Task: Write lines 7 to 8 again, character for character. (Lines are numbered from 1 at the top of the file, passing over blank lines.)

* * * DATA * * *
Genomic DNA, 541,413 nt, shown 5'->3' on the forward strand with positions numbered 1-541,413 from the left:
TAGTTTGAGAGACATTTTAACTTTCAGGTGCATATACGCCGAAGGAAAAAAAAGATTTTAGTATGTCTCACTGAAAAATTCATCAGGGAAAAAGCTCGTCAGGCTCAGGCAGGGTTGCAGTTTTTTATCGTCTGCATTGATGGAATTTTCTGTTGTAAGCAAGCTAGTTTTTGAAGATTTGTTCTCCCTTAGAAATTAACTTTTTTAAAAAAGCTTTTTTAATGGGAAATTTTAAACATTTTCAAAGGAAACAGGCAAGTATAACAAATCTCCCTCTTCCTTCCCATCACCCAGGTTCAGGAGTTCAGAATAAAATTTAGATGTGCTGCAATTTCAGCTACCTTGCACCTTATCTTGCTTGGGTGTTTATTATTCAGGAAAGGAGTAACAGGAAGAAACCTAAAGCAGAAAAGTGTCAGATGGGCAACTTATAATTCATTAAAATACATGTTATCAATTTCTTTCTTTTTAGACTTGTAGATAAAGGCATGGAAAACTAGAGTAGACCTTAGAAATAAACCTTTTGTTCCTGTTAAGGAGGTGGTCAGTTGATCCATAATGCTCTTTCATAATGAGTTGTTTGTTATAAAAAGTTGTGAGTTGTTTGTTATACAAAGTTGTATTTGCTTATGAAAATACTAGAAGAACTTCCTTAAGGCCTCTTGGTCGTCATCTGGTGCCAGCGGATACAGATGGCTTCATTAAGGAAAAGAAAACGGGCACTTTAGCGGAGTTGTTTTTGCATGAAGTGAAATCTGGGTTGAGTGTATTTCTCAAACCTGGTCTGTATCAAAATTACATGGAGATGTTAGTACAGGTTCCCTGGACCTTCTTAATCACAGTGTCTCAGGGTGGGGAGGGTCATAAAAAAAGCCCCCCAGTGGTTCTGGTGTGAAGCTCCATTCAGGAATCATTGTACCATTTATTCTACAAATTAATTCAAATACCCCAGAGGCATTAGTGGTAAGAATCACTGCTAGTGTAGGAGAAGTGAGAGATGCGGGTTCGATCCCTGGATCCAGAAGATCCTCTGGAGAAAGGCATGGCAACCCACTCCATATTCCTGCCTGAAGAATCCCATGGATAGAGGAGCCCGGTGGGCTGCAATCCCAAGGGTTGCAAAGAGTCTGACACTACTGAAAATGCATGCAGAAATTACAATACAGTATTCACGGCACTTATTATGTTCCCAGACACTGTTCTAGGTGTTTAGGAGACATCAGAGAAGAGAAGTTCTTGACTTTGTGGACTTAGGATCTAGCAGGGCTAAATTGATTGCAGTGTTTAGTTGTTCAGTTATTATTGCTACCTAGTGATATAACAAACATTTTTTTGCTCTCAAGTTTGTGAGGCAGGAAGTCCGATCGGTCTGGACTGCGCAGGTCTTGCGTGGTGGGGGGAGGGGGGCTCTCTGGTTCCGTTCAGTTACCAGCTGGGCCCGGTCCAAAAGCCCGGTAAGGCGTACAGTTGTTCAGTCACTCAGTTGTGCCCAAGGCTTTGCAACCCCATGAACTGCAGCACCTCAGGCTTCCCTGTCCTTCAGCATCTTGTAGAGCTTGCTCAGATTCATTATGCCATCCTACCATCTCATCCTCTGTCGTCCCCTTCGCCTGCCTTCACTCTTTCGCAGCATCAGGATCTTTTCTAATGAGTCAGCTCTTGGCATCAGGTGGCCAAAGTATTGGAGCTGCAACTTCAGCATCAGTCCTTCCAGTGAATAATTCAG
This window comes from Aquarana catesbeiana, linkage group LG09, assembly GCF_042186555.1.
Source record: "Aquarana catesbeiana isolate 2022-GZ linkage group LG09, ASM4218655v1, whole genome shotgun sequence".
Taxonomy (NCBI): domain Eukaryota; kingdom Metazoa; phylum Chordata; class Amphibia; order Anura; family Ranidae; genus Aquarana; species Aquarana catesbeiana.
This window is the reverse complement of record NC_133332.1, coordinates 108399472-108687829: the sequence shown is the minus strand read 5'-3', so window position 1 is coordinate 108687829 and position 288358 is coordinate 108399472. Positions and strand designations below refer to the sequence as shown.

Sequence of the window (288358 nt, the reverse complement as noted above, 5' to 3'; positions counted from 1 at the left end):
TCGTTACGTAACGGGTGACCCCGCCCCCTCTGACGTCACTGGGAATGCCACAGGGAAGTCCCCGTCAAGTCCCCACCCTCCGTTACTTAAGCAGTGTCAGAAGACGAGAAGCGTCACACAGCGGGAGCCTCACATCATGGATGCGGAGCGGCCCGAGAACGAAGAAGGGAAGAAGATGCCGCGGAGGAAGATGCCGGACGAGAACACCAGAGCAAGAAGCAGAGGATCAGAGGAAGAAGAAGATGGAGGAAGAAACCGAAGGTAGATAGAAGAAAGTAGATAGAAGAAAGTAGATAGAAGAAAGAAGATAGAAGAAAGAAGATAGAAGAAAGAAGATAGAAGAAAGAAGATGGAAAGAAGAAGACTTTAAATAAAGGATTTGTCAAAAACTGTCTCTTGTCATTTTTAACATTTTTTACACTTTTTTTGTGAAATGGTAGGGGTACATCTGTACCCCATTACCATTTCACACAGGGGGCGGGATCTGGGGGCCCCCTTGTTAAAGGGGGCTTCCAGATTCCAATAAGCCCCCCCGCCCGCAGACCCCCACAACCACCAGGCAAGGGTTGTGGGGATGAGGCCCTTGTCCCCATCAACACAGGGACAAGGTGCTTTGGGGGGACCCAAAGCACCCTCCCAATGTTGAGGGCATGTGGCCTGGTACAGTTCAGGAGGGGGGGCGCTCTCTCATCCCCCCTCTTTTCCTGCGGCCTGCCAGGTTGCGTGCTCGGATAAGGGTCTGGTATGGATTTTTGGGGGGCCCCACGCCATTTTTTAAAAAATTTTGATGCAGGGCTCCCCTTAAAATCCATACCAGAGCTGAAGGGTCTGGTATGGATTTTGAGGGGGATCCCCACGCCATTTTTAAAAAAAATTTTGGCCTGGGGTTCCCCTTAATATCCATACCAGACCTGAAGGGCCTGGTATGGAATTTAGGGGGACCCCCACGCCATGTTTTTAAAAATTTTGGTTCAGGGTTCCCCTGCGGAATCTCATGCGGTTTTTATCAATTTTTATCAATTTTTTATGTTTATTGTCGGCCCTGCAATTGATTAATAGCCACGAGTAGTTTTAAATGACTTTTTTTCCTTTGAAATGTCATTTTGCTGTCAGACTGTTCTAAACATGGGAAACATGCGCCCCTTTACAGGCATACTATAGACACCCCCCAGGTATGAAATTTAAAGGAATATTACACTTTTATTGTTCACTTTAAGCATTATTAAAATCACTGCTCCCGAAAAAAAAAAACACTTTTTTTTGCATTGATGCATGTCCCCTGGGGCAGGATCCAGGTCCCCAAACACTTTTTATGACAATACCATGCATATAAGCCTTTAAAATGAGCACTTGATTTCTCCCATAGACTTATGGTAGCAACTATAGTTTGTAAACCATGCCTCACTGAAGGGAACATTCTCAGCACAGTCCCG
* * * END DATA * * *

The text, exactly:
Sequence of the window (288358 nt, the reverse complement as noted above, 5' to 3'; positions counted from 1 at the left end):
TCGTTACGTAACGGGTGACCCCGCCCCCTCTGACGTCACTGGGAATGCCACAGGGAAGTCCCCGTCAAGTCCCCACCCTCCGTTACTTAAGCAGTGTCAGAAGACGAGAAGCGTCACACAGCGGGAGCCTCACATCATGGATGCGGAGCGGCCCGAGAACGAAGAAGGGAAGAAGATGCCGCGGAGGAAGATGCCGGACGAGAACACCAGAGCAAGAAGCAGAGGATCAGAGGAAGAAGAAGATGGAGGAAGAAACCGAAGGTAGATAGAAGAAAGTAGATAGAAGAAAGTAGATAGAAGAAAGAAGATAGAAGAAAGAAGATAGAAGAAAGAAGATAGAAGAAAGAAGATGGAAAGAAGAAGACTTTAAATAAAGGATTTGTCAAAAACTGTCTCTTGTCATTTTTAACATTTTTTACACTTTTTTTGTGAAATGGTAGGGGTACATCTGTACCCCATTACCATTTCACACAGGGGGCGGGATCTGGGGGCCCCCTTGTTAAAGGGGGCTTCCAGATTCCAATAAGCCCCCCCGCCCGCAGACCCCCACAACCACCAGGCAAGGGTTGTGGGGATGAGGCCCTTGTCCCCATCAACACAGGGACAAGGTGCTTTGGGGGGACCCAAAGCACCCTCCCAATGTTGAGGGCATGTGGCCTGGTACAGTTCAGGAGGGGGGGCGCTCTCTCATCCCCCCTCTTTTCCTGCGGCCTGCCAGGTTGCGTGCTCGGATAAGGGTCTGGTATGGATTTTTGGGGGGCCCCACGCCATTTTTTAAAAAATTTTGATGCAGGGCTCCCCTTAAAATCCATACCAGAGCTGAAGGGTCTGGTATGGATTTTGAGGGGGATCCCCACGCCATTTTTAAAAAAAATTTTGGCCTGGGGTTCCCCTTAATATCCATACCAGACCTGAAGGGCCTGGTATGGAATTTAGGGGGACCCCCACGCCATGTTTTTAAAAATTTTGGTTCAGGGTTCCCCTGCGGAATCTCATGCGGTTTTTATCAATTTTTATCAATTTTTTATGTTTATTGTCGGCCCTGCAATTGATTAATAGCCACGAGTAGTTTTAAATGACTTTTTTTCCTTTGAAATGTCATTTTGCTGTCAGACTGTTCTAAACATGGGAAACATGCGCCCCTTTACAGGCATACTATAGACACCCCCCAGGTATGAAATTTAAAGGAATATTACACTTTTATTGTTCACTTTAAGCATTATTAAAATCACTGCTCCCGAAAAAAAAAAACACTTTTTTTTGCATTGATGCATGTCCCCTGGGGCAGGATCCAGGTCCCCAAACACTTTTTATGACAATACCATGCATATAAGCCTTTAAAATGAGCACTTGATTTCTCCCATAGACTTATGGTAGCAACTATAGTTTGTAAACCATGCCTCACTGAAGGGAACATTCTCAGCACAGTCCCG